Tuesday, October 16, 2007

Armenian genocide vote losing to cynical calculations

It was a grand and appropriate gesture, befitting statesmen, by the US House of Representatives to officially dub the massacre of Armenians by the Ottoman Turks as “genocide”. The US need not have made the first move on this, but it did it in line with its assumed role as a global leader, as a beacon of freedom to the rest of the world.

Unfortunately, reality hit the House representatives, real hard. It is not the truth that prevails, even if it is a genocide. Usually it are the hard, cynical ground realities that win.

Turkey understood that well when it warned the US that its special relationship with Turkey was at stake if the resolution was passed. That would mean loss of Turkish logistical support for the US war in Iraq. That could also mean that Turkey would go ahead, despite pleas for restraint from the US, and invade Iraq to flush out its Kurd rebels.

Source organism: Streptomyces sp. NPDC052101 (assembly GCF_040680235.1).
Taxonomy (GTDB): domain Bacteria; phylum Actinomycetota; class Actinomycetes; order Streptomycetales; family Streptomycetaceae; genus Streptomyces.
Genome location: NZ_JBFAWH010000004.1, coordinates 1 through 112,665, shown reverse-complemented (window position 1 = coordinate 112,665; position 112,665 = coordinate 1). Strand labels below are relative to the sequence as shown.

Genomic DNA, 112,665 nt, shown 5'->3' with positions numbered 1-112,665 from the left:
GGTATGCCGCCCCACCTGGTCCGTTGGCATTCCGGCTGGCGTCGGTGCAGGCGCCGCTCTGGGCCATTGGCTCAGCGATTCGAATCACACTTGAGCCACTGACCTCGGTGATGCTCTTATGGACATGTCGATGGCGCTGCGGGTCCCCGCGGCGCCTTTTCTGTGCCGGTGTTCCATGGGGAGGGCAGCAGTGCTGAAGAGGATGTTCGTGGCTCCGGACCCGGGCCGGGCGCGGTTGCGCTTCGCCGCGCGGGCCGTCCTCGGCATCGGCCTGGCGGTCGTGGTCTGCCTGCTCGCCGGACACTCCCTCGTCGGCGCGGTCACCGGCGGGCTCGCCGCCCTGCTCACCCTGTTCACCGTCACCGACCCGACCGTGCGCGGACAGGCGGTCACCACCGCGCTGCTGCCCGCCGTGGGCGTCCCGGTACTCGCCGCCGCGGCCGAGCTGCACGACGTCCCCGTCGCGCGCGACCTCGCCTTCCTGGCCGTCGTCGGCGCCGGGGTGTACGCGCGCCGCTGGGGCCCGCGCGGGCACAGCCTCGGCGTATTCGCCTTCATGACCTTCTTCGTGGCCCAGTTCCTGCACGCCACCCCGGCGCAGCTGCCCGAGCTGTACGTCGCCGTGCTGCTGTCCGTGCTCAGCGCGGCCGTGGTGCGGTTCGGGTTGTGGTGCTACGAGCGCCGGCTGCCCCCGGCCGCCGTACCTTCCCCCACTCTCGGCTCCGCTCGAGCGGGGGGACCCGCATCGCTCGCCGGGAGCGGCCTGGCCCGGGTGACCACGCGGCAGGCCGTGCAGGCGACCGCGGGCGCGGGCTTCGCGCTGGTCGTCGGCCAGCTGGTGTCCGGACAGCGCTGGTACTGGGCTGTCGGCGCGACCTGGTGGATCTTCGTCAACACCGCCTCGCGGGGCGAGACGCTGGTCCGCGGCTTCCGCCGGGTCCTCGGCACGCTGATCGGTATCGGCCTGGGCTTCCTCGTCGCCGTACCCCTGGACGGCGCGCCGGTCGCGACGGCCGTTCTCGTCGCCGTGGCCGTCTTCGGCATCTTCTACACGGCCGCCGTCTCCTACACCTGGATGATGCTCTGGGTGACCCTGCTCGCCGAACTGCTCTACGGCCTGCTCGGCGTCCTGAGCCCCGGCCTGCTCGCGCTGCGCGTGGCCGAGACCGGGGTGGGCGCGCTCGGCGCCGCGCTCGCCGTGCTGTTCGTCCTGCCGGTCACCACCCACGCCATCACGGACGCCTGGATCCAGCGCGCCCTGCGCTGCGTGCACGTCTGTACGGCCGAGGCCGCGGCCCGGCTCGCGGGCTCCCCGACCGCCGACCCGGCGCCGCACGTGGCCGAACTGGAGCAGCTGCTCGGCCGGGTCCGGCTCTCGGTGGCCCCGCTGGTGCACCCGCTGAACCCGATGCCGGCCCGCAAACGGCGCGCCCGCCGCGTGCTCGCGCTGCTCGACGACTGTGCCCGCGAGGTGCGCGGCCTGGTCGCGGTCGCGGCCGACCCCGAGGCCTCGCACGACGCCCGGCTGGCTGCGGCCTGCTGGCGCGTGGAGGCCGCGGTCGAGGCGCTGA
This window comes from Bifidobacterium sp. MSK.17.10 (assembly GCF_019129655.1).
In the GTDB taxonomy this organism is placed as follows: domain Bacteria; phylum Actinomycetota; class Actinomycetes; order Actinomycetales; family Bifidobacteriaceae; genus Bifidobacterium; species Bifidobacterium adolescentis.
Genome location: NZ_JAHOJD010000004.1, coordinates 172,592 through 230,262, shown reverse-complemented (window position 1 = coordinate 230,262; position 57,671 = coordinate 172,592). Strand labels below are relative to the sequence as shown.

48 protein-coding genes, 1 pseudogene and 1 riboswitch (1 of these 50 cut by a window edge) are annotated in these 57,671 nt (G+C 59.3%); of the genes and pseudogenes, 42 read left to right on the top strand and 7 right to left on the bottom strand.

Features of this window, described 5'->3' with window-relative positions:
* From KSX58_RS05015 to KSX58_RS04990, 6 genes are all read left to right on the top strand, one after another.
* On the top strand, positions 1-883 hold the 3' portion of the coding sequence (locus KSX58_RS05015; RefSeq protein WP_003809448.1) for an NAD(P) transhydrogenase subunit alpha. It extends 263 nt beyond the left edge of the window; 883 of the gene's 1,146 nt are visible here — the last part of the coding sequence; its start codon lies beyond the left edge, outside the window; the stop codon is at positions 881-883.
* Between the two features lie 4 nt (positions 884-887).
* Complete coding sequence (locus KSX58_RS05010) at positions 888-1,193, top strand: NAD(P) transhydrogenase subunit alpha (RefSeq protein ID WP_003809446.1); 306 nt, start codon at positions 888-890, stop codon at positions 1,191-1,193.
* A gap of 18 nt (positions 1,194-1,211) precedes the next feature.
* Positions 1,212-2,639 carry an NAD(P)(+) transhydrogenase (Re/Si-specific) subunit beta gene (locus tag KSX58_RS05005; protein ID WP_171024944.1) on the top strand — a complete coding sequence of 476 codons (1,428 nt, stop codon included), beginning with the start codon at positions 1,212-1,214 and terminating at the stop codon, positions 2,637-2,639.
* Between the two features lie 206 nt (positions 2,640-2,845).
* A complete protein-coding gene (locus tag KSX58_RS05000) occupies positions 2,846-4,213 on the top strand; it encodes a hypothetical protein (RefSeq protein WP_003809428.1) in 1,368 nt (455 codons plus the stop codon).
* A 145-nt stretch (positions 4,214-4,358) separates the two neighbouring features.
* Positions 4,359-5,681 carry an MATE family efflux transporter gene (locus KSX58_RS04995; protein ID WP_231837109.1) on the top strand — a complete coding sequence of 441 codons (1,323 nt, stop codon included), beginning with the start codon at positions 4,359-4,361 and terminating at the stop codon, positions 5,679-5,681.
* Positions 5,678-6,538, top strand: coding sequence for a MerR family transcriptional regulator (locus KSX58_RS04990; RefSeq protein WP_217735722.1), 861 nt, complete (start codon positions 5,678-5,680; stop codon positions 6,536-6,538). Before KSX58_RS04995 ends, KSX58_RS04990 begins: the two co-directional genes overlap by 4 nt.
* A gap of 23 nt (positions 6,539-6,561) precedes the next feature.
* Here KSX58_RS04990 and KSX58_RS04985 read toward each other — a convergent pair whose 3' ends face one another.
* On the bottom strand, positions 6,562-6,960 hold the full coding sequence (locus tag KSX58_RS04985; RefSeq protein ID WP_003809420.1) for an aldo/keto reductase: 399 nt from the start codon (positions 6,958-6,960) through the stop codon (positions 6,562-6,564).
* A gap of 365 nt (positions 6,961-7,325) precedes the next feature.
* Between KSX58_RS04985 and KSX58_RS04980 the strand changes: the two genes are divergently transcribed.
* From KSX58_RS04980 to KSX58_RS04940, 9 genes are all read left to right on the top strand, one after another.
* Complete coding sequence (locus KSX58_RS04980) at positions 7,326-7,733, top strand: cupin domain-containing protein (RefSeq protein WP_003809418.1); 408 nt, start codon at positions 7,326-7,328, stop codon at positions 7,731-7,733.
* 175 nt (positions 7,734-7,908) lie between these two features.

Worried about antagonizing Turkish leaders, House members from both parties have begun to withdraw their support from a resolution backed by the Democratic leadership that would condemn as genocide the mass killings of Armenians nearly a century ago, reports The New York Times.

Earlier President George Bush had asked the House to reconsider passing the resolution, because of its repercussions on relations with Turkey.

A brave effort by the House seems now doomed. Bush seems to understand global realities and play them better than the House representatives. The US does not have the moral leadership of the world, nor should it try to adopt that posture.

In the months to come, the US will bluff and bluster, rant at Russian and Iran, say it is promoting democracy, justice and freedom around the world. But as the folks in the White House already know, this is only propaganda. The folks in the House were naïve enough to take it seriously, and tried to be genuine promoters of good causes around the world.

Turkey has promised to turn over documents and support a conference to determine whether there was a genocide of Armenians. That conference would take years to convene, and maybe years to arrive at any conclusion. But it may now provide the House of Representatives a fig-leaf of an excuse to get out of the embarrassment their idealism got them into.

Related articles:
The Armenian genocide, and Turkish denials

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